James Hempe, PhD
Louisiana State University
{slide=Metabolic Determinants of Racial Disparity in Hemoglobin Glycation}It recently became standard clinical practice to diagnose type 2 diabetes based on fixed cut points for standardized glycated hemoglobin (HbA1c), fasting plasma glucose (FPG), or oral glucose tolerance tests. We and others have questioned this practice based on evidence of inter-individual and racial variation in the quantitative relationship between HbA1c and blood glucose in both diabetic and non-diabetic populations. Because HbA1c is proportionally higher in blacks than whites independent of variation in blood glucose concentration, the prevalence of diabetes is greater in blacks if HbA1c is used to diagnose diabetes. 

Moreover, because blacks have relatively higher HbA1c at any blood glucose level, they conversely have lower blood glucose at any HbA1c level. This means that intensive management of type 1 or type 2 diabetes patients to low HbA1c target levels can unintentionally lead to lower than expected blood glucose levels in blacks and increased risk for hypoglycemia. Racial variation in the relationship between HbA1c and FPG clearly complicates the identification of optimal and safe HbA1c target levels in multi-ethnic diabetes populations. It also means the current one-size-fits-all clinical use of HbA1c is obsolete and detrimental to some ethnic minorities. These critical problems with how HbA1c is used clinically will not be resolved until we understand the underlying reasons why blacks have higher glycated hemoglobin levels than whites. This project will determine if racial variation exists in how glucose spontaneously reacts with hemoglobin amino groups to form glucosylamines - unstable hemoglobin complexes formed early in the series of chemical events that constitute the Maillard reaction between glucose and hemoglobin amino groups.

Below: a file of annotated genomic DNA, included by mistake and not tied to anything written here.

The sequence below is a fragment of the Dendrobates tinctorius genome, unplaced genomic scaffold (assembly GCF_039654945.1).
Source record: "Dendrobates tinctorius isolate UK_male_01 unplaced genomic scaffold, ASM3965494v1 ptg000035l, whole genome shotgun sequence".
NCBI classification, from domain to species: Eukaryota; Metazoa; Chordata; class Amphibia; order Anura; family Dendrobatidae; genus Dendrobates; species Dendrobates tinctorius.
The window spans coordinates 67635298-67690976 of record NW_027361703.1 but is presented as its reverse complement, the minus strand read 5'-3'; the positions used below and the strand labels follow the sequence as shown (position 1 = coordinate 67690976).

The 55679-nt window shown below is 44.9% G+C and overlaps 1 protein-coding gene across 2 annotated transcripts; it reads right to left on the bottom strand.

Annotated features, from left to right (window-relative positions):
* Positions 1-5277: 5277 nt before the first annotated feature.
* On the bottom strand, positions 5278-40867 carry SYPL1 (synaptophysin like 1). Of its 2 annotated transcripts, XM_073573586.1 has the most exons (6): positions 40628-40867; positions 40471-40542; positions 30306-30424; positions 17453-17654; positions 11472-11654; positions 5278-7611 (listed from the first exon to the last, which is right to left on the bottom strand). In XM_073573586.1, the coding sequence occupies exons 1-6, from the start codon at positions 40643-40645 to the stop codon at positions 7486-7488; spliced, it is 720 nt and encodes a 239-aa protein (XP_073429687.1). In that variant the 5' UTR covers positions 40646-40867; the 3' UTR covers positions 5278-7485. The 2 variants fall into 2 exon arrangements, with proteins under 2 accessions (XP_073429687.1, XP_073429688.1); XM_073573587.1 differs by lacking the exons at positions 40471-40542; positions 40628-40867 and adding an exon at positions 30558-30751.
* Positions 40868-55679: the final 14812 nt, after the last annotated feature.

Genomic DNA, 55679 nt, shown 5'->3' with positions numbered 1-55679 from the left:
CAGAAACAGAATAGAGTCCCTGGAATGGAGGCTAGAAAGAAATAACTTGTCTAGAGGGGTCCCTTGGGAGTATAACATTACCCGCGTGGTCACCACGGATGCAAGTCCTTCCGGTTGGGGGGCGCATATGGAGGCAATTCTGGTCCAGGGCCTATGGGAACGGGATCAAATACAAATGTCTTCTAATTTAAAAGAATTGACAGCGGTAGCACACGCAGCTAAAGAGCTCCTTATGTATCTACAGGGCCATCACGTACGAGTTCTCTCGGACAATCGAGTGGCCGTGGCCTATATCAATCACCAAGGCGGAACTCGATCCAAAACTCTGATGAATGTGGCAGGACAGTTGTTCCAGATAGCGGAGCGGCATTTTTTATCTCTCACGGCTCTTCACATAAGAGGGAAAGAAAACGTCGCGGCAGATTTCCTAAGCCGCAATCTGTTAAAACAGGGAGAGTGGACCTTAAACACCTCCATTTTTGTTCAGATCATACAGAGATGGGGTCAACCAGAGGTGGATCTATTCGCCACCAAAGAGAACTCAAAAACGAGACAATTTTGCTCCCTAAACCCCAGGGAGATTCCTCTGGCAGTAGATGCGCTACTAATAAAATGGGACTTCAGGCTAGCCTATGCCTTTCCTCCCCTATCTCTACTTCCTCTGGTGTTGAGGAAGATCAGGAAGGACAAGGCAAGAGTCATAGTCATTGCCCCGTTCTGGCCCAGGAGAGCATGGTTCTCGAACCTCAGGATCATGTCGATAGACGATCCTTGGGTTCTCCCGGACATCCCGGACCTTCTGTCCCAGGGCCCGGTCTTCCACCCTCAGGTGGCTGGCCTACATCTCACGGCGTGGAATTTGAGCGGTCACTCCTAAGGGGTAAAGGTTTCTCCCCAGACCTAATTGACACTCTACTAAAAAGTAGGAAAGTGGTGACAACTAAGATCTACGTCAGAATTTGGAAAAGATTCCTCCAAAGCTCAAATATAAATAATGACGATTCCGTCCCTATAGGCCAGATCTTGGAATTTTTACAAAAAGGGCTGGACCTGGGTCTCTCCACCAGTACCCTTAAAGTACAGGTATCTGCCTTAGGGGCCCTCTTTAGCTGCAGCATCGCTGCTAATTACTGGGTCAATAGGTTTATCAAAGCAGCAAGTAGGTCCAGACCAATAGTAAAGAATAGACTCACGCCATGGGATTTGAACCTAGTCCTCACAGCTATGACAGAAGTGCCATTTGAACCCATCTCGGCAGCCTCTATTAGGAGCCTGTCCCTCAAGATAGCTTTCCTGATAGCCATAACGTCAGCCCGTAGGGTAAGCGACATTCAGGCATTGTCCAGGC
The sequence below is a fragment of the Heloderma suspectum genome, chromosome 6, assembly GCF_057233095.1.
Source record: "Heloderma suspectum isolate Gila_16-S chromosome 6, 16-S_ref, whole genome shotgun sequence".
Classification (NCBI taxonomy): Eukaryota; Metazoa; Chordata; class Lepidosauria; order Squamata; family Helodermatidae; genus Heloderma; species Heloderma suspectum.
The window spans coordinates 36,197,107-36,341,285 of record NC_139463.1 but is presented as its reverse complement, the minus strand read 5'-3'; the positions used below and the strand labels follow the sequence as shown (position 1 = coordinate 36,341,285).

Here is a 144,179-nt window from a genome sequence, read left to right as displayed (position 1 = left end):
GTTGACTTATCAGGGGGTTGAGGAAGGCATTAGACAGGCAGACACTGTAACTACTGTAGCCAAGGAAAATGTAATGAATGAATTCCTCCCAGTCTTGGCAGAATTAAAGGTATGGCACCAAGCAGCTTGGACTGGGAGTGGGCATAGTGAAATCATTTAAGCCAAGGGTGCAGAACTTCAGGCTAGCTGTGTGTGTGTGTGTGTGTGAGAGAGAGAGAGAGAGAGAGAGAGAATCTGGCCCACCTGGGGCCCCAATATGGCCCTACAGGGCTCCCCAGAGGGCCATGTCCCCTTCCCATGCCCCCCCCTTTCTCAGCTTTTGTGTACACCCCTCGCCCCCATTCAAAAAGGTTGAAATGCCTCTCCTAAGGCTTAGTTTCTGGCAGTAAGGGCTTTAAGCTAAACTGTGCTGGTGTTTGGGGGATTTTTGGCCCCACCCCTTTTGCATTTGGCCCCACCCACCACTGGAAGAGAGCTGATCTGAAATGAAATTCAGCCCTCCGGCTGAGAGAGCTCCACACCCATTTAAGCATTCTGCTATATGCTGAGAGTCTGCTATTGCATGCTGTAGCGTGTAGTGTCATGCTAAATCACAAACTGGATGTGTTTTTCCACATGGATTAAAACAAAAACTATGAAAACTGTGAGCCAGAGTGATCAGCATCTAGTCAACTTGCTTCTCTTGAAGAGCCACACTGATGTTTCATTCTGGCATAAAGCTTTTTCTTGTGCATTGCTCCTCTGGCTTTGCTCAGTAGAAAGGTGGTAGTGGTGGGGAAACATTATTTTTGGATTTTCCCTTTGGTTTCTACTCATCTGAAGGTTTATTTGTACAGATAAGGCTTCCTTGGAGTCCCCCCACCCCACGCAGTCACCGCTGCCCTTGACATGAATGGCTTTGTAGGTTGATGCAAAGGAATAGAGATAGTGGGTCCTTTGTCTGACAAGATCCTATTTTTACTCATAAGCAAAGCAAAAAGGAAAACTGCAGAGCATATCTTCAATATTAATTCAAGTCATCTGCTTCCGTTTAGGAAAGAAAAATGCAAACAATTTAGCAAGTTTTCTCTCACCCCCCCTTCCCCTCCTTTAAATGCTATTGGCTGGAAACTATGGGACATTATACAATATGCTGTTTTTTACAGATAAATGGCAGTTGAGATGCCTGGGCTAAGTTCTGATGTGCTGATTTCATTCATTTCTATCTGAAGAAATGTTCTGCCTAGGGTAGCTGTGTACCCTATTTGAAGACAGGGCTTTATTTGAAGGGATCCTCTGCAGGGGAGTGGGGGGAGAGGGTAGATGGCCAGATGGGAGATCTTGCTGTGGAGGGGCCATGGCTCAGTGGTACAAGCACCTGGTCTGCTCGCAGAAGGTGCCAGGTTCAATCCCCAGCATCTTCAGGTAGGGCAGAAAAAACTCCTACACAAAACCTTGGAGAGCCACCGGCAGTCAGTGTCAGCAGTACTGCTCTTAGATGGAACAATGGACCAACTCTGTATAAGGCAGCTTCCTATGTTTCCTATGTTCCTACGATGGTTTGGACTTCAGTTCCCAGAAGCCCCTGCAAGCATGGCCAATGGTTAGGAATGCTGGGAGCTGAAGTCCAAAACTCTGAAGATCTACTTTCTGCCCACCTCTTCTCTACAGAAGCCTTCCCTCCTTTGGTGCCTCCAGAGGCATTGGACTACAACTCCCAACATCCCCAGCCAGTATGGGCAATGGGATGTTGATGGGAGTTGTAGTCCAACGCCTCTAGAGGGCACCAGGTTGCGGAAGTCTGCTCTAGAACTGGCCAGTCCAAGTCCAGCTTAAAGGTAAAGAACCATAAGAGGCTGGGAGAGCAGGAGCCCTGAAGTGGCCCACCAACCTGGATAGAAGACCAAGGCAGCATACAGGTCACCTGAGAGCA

Our overarching hypothesis is that genomic variation produces relatively anti- or pro-glycation environments inside red blood cells (RBC). We will test the specific hypothesis that RBC from black and white diabetes patients have inherently different capacity to produce glucosylamines. Specific Aim 1 will confirm our preliminary evidence of higher glucosylamine synthesis in RBC from white subjects using an in vitro kinetic bioassay system that is uniquely able to detect and quantify unstable hemoglobin complexes. Specific aim 2 will compare endogenous glucosylamine levels with other metrics of metabolic control in black and white children with diabetes. 

We will accomplish these aims in a one year study using blood samples from 50 black and 50 white type 1 diabetes patients. Results will be interpreted based on a theoretical model of hemoglobin glycation which suggests that glucosylamines could play a biologically important role in Vitamin C metabolism. If our hypotheses and models are correct, we expect that this research will identify biochemical mechanisms associated with racial disparity in both HbA1c and diabetes outcomes. Elucidation of mechanisms could lead to the development of novel therapies to reduce microvascular and macrovascular complications in high-risk individuals and ethnic groups.{/slide}
Douglas Moellering, PhD
University of Aalabama at Birmingham